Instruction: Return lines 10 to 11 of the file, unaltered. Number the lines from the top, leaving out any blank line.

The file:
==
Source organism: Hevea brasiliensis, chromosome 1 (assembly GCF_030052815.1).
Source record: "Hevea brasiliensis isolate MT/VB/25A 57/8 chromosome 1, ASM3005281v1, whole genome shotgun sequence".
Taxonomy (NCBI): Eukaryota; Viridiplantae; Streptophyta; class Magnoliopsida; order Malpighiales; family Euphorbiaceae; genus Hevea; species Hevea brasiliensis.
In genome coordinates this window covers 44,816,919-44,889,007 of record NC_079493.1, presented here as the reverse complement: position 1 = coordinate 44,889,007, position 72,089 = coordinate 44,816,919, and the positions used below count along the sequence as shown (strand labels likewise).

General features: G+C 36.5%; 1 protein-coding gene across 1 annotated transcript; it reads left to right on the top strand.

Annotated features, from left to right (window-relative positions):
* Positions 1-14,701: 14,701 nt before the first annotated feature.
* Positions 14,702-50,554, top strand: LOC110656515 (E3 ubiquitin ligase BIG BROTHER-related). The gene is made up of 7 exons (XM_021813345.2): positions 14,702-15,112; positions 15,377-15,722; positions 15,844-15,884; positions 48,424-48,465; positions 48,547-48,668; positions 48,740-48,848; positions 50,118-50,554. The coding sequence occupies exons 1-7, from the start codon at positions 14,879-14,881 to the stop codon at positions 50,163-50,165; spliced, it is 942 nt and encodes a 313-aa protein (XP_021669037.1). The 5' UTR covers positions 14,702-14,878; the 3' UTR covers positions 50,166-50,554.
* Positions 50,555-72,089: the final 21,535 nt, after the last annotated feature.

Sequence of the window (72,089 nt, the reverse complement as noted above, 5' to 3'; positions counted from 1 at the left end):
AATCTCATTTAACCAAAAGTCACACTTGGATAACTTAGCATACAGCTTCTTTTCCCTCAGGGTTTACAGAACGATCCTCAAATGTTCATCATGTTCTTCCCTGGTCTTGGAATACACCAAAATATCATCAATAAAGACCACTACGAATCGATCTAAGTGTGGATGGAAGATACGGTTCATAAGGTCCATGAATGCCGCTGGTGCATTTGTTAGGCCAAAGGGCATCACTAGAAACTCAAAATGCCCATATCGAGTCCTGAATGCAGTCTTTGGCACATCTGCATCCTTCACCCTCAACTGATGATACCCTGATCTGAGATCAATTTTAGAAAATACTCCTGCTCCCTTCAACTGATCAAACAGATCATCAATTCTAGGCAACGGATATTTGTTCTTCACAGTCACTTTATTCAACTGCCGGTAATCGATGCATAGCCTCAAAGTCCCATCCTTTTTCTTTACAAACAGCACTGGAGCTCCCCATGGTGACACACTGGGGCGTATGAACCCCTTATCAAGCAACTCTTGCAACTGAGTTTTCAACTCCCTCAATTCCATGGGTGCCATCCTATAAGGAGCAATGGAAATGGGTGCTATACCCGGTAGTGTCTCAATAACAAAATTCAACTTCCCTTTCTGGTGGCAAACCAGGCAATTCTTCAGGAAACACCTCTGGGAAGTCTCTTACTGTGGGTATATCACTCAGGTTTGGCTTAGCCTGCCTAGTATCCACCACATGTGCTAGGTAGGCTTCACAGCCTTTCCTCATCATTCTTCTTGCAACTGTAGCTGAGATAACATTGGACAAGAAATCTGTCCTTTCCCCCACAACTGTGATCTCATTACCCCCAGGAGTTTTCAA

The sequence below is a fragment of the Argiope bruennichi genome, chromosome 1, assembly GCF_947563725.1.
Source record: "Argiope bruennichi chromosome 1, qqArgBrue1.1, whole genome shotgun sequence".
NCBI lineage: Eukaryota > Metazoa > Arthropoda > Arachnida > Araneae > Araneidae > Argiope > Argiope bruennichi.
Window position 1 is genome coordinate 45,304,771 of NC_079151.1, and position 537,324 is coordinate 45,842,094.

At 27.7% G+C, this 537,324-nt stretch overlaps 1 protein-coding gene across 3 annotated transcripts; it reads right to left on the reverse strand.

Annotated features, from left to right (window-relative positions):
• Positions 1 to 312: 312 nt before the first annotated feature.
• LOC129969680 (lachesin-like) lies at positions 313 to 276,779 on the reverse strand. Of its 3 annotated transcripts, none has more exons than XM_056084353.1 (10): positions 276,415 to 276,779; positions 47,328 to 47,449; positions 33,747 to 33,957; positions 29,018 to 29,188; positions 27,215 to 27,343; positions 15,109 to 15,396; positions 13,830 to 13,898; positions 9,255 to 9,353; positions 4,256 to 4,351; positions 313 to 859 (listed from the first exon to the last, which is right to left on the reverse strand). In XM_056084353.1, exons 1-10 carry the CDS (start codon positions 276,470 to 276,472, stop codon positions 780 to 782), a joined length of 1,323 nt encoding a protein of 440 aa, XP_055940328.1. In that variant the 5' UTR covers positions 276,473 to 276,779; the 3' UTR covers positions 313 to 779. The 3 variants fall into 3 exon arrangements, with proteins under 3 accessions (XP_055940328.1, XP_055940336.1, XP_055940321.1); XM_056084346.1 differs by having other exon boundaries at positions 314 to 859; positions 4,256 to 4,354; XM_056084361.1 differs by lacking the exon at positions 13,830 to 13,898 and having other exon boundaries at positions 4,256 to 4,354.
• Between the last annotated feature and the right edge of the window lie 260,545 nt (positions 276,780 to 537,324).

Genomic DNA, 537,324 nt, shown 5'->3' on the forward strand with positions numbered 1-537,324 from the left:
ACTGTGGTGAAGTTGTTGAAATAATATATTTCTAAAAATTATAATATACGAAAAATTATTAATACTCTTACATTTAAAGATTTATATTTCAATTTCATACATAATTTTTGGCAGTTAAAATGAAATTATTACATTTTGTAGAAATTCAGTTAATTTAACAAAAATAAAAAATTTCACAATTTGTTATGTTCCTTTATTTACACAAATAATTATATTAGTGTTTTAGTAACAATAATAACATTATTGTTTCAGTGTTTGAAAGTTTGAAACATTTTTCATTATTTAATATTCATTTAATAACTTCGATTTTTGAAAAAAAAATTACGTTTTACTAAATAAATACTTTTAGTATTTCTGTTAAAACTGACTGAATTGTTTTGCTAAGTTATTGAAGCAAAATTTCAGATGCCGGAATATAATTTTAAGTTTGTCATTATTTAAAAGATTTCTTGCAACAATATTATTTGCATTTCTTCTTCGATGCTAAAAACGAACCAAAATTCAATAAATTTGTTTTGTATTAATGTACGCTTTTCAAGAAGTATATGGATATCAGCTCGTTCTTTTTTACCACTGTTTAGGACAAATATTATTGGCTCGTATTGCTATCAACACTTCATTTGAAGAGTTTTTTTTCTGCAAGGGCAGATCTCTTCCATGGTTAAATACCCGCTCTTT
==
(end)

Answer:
Sequence of the window (72,089 nt, the reverse complement as noted above, 5' to 3'; positions counted from 1 at the left end):
AATCTCATTTAACCAAAAGTCACACTTGGATAACTTAGCATACAGCTTCTTTTCCCTCAGGGTTTACAGAACGATCCTCAAATGTTCATCATGTTCTTCCCTGGTCTTGGAATACACCAAAATATCATCAATAAAGACCACTACGAATCGATCTAAGTGTGGATGGAAGATACGGTTCATAAGGTCCATGAATGCCGCTGGTGCATTTGTTAGGCCAAAGGGCATCACTAGAAACTCAAAATGCCCATATCGAGTCCTGAATGCAGTCTTTGGCACATCTGCATCCTTCACCCTCAACTGATGATACCCTGATCTGAGATCAATTTTAGAAAATACTCCTGCTCCCTTCAACTGATCAAACAGATCATCAATTCTAGGCAACGGATATTTGTTCTTCACAGTCACTTTATTCAACTGCCGGTAATCGATGCATAGCCTCAAAGTCCCATCCTTTTTCTTTACAAACAGCACTGGAGCTCCCCATGGTGACACACTGGGGCGTATGAACCCCTTATCAAGCAACTCTTGCAACTGAGTTTTCAACTCCCTCAATTCCATGGGTGCCATCCTATAAGGAGCAATGGAAATGGGTGCTATACCCGGTAGTGTCTCAATAACAAAATTCAACTTCCCTTTCTGGTGGCAAACCAGGCAATTCTTCAGGAAACACCTCTGGGAAGTCTCTTACTGTGGGTATATCACTCAGGTTTGGCTTAGCCTGCCTAGTATCCACCACATGTGCTAGGTAGGCTTCACAGCCTTTCCTCATCATTCTTCTTGCAACTGTAGCTGAGATAACATTGGACAAGAAATCTGTCCTTTCCCCCACAACTGTGATCTCATTACCCCCAGGAGTTTTCAA